Written by Rutik Shinglot on September 1, 2022
The lady at the media check-in almost jumped out of her chair with excitement when I told her I drove from LA to cover Outside Lands: “Oh you have to try these brewers when you’re in there- all of them are made here in the Bay…” She went on for several minutes describing her favorite food and drink vendors that I HAD to visit at the festival, using this opportunity to enthusiastically invite an outsider into the culture of The Bay, which I intently took mental notes for. I walked out of that interaction with my expectations for the weekend even higher than they were before and the biggest smile on my face.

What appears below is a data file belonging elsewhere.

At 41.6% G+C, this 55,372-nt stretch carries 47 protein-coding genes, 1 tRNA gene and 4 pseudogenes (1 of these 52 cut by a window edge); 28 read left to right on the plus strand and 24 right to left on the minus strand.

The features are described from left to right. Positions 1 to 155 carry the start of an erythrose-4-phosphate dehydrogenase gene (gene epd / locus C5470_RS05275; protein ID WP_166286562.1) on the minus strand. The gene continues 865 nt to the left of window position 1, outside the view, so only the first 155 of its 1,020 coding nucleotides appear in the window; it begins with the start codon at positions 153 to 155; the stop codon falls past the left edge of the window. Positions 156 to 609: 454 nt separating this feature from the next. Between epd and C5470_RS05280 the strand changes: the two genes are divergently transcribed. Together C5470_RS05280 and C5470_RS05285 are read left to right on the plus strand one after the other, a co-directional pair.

Everything Good About The Bay, and more
Walking past the windmill that serves as a centerpiece of the festival, I was immediately reminded how central San Francisco is to the identity of Outside Lands. A design bearing the iconic towers of the Golden Gate Bridge outlines the main stage, as if to emphasize: “Outside Lands isn’t just music, but a celebration of Bay Area Culture.” With the amount of attendees in their Giants and Warriors jerseys, eating smash burgers from local vendor Smish Smash, smoking the locally grown joints they’d gotten at Grass Lands, using “hella” in every sentence, it feels like every local was secretly told to never stop talking about what they love about about The Bay.
People weren’t in Golden Gate Park that weekend to just see Post Malone smash his guitar after an emotional performance of “Stay” as fire shoots out around him from cannons lining the stage (although it was amazing). Rather, they were there to experience the food, the people, and the culture in a celebration of what makes Northern California such a desirable place.